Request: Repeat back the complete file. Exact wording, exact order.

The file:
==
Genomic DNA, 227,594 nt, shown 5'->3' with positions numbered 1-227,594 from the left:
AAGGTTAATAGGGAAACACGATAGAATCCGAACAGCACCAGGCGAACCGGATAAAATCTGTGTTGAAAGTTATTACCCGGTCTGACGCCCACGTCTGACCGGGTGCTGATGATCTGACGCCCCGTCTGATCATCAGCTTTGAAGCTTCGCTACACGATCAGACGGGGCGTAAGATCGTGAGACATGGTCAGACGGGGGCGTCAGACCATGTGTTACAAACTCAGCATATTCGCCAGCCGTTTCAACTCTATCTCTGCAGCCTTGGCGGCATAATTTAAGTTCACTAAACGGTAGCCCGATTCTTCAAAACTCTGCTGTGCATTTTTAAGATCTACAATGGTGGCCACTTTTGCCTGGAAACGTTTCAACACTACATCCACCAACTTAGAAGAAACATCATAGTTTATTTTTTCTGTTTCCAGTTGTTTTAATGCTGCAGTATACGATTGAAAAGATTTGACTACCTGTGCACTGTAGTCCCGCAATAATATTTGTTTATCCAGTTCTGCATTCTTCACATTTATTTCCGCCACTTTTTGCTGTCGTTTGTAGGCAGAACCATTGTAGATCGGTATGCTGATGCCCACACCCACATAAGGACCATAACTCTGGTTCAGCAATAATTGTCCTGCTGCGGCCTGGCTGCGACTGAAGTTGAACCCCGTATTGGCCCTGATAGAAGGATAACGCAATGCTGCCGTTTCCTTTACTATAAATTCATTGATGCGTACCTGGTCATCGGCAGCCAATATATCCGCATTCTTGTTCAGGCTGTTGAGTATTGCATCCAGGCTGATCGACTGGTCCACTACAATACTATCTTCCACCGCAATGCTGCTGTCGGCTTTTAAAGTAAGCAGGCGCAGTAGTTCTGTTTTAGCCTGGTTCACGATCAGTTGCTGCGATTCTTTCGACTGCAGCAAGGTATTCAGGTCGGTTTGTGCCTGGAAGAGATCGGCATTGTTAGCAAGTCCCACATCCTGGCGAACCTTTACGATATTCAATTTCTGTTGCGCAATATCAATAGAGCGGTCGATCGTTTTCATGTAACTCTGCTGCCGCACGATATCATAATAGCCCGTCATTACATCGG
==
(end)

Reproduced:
Genomic DNA, 227,594 nt, shown 5'->3' with positions numbered 1-227,594 from the left:
AAGGTTAATAGGGAAACACGATAGAATCCGAACAGCACCAGGCGAACCGGATAAAATCTGTGTTGAAAGTTATTACCCGGTCTGACGCCCACGTCTGACCGGGTGCTGATGATCTGACGCCCCGTCTGATCATCAGCTTTGAAGCTTCGCTACACGATCAGACGGGGCGTAAGATCGTGAGACATGGTCAGACGGGGGCGTCAGACCATGTGTTACAAACTCAGCATATTCGCCAGCCGTTTCAACTCTATCTCTGCAGCCTTGGCGGCATAATTTAAGTTCACTAAACGGTAGCCCGATTCTTCAAAACTCTGCTGTGCATTTTTAAGATCTACAATGGTGGCCACTTTTGCCTGGAAACGTTTCAACACTACATCCACCAACTTAGAAGAAACATCATAGTTTATTTTTTCTGTTTCCAGTTGTTTTAATGCTGCAGTATACGATTGAAAAGATTTGACTACCTGTGCACTGTAGTCCCGCAATAATATTTGTTTATCCAGTTCTGCATTCTTCACATTTATTTCCGCCACTTTTTGCTGTCGTTTGTAGGCAGAACCATTGTAGATCGGTATGCTGATGCCCACACCCACATAAGGACCATAACTCTGGTTCAGCAATAATTGTCCTGCTGCGGCCTGGCTGCGACTGAAGTTGAACCCCGTATTGGCCCTGATAGAAGGATAACGCAATGCTGCCGTTTCCTTTACTATAAATTCATTGATGCGTACCTGGTCATCGGCAGCCAATATATCCGCATTCTTGTTCAGGCTGTTGAGTATTGCATCCAGGCTGATCGACTGGTCCACTACAATACTATCTTCCACCGCAATGCTGCTGTCGGCTTTTAAAGTAAGCAGGCGCAGTAGTTCTGTTTTAGCCTGGTTCACGATCAGTTGCTGCGATTCTTTCGACTGCAGCAAGGTATTCAGGTCGGTTTGTGCCTGGAAGAGATCGGCATTGTTAGCAAGTCCCACATCCTGGCGAACCTTTACGATATTCAATTTCTGTTGCGCAATATCAATAGAGCGGTCGATCGTTTTCATGTAACTCTGCTGCCGCACGATATCATAATAGCCCGTCATTACATCGG